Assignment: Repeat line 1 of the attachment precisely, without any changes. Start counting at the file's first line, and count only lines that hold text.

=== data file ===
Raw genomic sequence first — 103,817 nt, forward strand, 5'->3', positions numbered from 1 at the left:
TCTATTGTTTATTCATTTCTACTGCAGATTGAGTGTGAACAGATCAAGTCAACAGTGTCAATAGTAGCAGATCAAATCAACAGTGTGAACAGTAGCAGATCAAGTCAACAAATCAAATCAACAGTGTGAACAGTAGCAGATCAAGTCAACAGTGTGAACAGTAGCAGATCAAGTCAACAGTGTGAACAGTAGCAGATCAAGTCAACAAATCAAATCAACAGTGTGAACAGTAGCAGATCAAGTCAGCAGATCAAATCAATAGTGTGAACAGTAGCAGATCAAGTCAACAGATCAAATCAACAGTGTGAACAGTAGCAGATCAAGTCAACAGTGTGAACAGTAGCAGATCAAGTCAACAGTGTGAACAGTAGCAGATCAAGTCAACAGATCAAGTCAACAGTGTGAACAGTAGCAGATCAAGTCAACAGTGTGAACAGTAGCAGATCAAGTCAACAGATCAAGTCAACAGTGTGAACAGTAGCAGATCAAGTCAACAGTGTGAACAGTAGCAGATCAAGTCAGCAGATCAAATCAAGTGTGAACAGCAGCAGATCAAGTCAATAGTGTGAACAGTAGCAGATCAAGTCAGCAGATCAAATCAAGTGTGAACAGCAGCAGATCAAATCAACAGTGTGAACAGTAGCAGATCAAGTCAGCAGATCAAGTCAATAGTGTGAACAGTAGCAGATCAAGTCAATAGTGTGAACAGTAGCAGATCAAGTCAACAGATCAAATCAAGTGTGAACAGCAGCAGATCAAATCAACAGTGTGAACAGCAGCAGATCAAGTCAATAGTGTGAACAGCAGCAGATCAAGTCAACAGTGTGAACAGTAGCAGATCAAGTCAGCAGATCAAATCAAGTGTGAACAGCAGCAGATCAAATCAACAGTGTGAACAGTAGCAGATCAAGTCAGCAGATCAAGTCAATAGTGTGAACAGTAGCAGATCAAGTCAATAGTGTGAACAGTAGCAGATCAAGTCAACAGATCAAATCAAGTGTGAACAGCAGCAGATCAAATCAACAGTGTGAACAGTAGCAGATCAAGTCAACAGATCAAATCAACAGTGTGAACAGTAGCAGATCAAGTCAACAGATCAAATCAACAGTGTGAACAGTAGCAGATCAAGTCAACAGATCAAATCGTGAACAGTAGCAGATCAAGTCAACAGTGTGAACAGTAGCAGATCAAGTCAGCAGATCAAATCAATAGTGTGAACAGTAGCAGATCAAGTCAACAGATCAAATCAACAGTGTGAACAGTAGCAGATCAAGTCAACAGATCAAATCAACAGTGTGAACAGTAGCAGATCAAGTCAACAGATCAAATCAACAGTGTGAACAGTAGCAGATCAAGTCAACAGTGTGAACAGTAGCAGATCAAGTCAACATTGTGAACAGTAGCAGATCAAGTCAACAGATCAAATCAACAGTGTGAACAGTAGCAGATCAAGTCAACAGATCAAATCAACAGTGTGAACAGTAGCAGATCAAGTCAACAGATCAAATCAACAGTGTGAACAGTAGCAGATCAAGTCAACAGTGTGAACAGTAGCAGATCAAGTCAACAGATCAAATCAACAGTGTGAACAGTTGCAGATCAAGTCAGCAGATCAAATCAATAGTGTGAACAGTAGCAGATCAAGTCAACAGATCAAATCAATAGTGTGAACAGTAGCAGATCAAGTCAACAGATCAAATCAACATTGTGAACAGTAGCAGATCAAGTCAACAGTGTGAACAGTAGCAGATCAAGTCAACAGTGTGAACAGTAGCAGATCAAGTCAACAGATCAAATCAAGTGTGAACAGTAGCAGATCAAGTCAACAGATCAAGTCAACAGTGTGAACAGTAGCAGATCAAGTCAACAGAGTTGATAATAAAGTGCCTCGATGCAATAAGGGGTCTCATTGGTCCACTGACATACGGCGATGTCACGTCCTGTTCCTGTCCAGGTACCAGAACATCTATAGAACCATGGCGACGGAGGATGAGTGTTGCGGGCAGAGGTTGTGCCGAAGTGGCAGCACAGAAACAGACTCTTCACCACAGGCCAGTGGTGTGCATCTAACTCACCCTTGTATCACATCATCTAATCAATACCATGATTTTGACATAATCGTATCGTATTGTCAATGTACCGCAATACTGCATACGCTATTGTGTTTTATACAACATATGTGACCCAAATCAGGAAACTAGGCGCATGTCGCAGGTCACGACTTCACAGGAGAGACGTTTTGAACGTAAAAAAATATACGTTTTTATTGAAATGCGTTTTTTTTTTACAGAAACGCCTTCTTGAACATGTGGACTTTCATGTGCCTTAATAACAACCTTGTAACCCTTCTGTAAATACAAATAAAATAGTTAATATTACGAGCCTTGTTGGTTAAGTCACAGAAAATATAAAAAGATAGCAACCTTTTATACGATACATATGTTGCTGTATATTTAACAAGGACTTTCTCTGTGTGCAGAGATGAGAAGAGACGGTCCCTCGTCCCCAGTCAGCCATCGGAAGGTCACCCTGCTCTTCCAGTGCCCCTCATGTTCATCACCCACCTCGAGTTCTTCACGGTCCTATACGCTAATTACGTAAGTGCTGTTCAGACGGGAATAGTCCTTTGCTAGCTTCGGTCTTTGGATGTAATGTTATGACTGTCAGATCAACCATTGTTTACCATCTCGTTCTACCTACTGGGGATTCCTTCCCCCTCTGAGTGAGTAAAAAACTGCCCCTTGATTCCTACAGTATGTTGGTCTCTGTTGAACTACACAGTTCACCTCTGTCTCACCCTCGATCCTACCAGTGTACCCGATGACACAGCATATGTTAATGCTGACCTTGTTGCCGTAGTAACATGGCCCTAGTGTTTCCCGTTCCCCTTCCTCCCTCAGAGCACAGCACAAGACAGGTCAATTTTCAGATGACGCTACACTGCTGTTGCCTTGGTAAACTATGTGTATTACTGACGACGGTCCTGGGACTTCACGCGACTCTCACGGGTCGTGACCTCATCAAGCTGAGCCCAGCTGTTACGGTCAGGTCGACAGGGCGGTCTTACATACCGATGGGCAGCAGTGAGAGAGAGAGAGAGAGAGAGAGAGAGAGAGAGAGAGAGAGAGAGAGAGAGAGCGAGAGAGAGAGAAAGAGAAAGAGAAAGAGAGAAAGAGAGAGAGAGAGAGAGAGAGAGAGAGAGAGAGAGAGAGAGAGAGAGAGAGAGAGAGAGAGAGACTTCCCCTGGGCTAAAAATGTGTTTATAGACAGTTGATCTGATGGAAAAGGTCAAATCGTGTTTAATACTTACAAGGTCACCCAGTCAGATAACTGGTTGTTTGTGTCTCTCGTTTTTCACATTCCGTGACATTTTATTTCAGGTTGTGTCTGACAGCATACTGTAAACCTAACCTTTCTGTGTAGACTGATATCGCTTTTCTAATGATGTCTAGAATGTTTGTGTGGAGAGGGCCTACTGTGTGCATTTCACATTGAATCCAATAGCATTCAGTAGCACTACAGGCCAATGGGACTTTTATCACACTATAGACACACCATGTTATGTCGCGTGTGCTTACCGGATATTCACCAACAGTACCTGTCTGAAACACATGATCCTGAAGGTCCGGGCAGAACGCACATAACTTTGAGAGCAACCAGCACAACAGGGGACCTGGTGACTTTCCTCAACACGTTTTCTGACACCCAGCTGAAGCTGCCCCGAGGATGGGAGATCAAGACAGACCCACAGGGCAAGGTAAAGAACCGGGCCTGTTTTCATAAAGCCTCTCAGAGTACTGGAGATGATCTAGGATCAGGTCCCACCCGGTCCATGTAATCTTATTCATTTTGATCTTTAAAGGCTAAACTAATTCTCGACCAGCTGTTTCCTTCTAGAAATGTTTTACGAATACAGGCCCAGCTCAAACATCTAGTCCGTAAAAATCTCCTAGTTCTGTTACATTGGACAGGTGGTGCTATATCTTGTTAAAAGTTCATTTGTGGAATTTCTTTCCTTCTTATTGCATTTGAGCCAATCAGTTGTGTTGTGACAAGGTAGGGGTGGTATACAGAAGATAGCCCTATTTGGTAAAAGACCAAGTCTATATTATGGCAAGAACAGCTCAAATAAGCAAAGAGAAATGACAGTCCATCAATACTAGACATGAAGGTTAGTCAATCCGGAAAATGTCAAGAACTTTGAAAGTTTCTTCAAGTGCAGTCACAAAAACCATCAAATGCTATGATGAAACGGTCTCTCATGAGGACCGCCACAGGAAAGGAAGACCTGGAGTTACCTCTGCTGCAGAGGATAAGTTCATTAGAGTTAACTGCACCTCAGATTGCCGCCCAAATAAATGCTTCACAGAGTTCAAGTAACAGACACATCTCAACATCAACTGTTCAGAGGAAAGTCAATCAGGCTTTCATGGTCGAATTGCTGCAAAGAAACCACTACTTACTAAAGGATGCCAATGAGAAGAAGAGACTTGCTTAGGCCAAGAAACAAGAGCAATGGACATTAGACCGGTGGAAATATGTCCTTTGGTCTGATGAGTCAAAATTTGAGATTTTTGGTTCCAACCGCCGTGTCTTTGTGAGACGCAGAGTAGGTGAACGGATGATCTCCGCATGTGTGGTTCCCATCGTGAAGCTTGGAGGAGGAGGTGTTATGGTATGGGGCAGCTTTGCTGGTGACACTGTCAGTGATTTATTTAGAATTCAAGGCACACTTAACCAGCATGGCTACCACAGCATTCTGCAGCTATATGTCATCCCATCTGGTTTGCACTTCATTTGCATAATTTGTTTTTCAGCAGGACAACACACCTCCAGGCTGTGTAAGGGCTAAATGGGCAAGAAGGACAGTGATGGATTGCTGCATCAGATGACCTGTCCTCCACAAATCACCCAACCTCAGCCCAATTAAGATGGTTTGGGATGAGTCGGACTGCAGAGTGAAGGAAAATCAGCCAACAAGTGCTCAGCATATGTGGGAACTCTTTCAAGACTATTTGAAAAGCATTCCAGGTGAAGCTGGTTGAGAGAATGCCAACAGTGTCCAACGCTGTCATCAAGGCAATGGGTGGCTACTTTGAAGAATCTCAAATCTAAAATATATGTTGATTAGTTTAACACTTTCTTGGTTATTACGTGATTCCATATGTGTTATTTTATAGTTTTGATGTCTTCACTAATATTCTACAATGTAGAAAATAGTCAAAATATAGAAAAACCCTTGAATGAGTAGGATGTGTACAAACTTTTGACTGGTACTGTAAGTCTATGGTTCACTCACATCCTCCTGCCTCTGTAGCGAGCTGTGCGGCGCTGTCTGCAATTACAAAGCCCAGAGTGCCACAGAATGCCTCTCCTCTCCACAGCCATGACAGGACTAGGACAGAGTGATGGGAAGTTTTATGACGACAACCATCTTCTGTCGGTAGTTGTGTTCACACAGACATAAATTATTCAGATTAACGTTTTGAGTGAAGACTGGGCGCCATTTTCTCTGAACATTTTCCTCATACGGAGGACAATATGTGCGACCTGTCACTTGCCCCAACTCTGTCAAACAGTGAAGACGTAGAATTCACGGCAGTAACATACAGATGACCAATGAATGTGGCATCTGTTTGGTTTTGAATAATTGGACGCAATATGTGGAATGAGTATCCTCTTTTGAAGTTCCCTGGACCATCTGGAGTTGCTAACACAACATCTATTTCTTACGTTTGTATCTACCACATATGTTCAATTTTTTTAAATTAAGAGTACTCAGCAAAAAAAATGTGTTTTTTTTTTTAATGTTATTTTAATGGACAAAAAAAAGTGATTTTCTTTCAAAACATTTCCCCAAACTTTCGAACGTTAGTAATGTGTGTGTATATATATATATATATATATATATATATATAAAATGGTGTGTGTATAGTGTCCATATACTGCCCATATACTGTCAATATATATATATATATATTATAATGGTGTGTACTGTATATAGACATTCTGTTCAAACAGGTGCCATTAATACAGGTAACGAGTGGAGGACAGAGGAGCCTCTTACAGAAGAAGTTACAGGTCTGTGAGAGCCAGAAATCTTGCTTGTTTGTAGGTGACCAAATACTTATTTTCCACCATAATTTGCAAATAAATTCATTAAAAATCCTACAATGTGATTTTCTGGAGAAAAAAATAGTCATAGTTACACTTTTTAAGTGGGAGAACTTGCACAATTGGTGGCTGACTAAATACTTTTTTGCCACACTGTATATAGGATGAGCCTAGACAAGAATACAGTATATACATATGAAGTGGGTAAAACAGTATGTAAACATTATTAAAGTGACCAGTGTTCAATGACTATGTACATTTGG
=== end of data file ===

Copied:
Raw genomic sequence first — 103,817 nt, forward strand, 5'->3', positions numbered from 1 at the left: